After declining, I mentioned it jokingly to one of my three real friends on Last.fm, and he too got an invitation from the same person. Oh well, I guess I wasn’t really all that special after all… 😉

But, it’s not always spam, just because it comes from a stranger!

This past Sunday, I received my first friend request on Facebook, from someone I never heard of. His name is Scott Dale. Before declining (which was my first instinct), I decided to Google him. I found this link, and was pretty sure that it was the same person who had invited me. OK, so he’s a musician, and maybe I somehow know him, and have just lost my mind.

So, instead of accepting or declining, I send him a message through Facebook. I ask him (apologetically) whether I know him. Even this form of contact made me hesitate and think before I acted. When you send a message to someone who isn’t your friend on Facebook, you are explicitly granting them access to view your profile for 30 days! Yes, Facebook makes it reasonably clear before you hit send (good!) and it makes sense, or they too would likely ignore your unsolicited message.

I decided to do it. I also hoped that he would only have limited access to my profile (which would exclude things like my IM, etc.), but I really wasn’t sure.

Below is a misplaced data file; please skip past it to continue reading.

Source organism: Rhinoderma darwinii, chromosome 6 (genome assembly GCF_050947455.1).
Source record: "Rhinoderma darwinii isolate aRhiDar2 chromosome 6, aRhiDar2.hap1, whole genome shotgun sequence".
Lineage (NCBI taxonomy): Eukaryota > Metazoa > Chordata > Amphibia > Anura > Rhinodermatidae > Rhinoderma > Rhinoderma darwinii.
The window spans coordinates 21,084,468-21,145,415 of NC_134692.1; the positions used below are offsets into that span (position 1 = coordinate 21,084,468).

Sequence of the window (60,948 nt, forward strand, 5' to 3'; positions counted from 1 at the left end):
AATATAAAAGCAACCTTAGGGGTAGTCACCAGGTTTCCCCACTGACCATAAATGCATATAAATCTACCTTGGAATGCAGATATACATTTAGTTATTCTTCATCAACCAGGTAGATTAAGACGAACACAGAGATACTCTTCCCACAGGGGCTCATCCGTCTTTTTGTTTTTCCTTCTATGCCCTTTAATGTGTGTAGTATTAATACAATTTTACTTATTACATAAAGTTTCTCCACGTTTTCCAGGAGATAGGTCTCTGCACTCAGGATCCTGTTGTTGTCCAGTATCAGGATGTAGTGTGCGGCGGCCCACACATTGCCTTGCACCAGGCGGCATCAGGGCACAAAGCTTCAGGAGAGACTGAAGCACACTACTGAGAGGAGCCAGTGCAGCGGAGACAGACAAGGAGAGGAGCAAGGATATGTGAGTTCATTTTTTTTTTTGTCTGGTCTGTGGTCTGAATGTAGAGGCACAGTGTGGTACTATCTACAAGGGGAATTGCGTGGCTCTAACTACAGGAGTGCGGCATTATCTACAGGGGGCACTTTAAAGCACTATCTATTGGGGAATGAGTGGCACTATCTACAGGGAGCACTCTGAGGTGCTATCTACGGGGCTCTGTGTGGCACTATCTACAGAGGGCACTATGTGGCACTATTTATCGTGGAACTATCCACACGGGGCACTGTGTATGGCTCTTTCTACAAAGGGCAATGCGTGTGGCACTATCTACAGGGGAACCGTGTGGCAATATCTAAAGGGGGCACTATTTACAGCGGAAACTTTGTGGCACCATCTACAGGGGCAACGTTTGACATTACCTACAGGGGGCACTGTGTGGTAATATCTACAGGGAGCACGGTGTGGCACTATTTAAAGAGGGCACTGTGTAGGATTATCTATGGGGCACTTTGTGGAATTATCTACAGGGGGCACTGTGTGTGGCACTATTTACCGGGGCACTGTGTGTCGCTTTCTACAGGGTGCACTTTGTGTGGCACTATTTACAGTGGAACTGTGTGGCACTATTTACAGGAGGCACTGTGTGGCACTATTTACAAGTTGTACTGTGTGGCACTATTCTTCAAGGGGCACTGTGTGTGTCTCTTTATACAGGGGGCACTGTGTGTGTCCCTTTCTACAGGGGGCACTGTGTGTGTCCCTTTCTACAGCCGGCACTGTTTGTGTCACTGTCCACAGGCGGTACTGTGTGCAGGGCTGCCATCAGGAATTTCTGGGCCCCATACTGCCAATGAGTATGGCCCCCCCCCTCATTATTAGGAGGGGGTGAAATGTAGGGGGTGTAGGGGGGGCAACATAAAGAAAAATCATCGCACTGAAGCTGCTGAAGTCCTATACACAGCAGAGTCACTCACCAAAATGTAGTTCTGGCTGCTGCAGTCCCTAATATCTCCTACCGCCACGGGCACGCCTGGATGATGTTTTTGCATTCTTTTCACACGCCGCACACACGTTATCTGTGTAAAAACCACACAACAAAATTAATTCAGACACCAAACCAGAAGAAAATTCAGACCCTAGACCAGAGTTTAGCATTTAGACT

I ended up having a nice email-like conversation with Scott (eight messages between us). He wasn’t sure how he originally got my contact information, but he had just joined Facebook, so I got the invitation as part of the bulk upload. I mentioned that I blog about music quite a bit, and perhaps he picked it up there, but neither of us was sure.

I then asked him whether he was using Facebook just to network with friends (in which case I would graciously decline his invitation), or whether he was using it to promote his music, in which case I would willingly accept his invitation, because I had listened to his music on Fuzz.com (at the link above), and I enjoyed it thoroughly. It was the latter, and we’re now officially friends.

I had also never heard of Fuzz.com before, so my new friend taught me a new trick as well. 🙂

Anyway, I am not all that active on Facebook, though I do find that I log on more frequently than I thought I would. Ironically, a while ago I added a blog application called My Blogs, which is an RSS feed which injects links to my blogs into my Facebook feed. I have been surprised by the number of clicks I get through Facebook on this blog, so my friends are definitely logged on to Facebook enough to notice new posts from me in my feed, and they then click on them to see what I’m up to. Cool!

Finally, these bulk uploads work to identify up-and-coming new networks. Lately, I have gotten quite a number of invitations for the new Pulse service by Plaxo. Plaxo has been around for years, as an online contact manager. Pulse feels like a hybrid between LinkedIn and Facebook. It’s actually remarkably similar looking to Facebook, with a touch more business orientation. There too I haven’t invited anyone, but my network is growing nonetheless…